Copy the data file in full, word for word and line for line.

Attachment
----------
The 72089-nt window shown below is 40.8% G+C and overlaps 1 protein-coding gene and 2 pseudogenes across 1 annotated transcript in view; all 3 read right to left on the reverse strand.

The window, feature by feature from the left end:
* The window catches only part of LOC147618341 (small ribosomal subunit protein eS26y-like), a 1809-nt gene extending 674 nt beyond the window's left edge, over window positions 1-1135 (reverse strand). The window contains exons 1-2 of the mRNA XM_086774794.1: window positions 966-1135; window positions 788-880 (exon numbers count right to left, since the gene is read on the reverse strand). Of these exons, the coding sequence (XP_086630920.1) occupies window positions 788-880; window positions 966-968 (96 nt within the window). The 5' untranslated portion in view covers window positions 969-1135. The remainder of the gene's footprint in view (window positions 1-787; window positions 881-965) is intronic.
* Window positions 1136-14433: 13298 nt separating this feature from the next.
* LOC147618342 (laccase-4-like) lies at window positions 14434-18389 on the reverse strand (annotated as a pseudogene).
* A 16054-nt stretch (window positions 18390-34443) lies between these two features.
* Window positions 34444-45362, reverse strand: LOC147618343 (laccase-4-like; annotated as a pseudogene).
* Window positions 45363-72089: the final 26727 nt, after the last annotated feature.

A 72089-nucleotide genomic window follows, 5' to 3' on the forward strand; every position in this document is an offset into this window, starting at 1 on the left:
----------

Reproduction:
The 72089-nt window shown below is 40.8% G+C and overlaps 1 protein-coding gene and 2 pseudogenes across 1 annotated transcript in view; all 3 read right to left on the reverse strand.

The window, feature by feature from the left end:
* The window catches only part of LOC147618341 (small ribosomal subunit protein eS26y-like), a 1809-nt gene extending 674 nt beyond the window's left edge, over window positions 1-1135 (reverse strand). The window contains exons 1-2 of the mRNA XM_086774794.1: window positions 966-1135; window positions 788-880 (exon numbers count right to left, since the gene is read on the reverse strand). Of these exons, the coding sequence (XP_086630920.1) occupies window positions 788-880; window positions 966-968 (96 nt within the window). The 5' untranslated portion in view covers window positions 969-1135. The remainder of the gene's footprint in view (window positions 1-787; window positions 881-965) is intronic.
* Window positions 1136-14433: 13298 nt separating this feature from the next.
* LOC147618342 (laccase-4-like) lies at window positions 14434-18389 on the reverse strand (annotated as a pseudogene).
* A 16054-nt stretch (window positions 18390-34443) lies between these two features.
* Window positions 34444-45362, reverse strand: LOC147618343 (laccase-4-like; annotated as a pseudogene).
* Window positions 45363-72089: the final 26727 nt, after the last annotated feature.

A 72089-nucleotide genomic window follows, 5' to 3' on the forward strand; every position in this document is an offset into this window, starting at 1 on the left: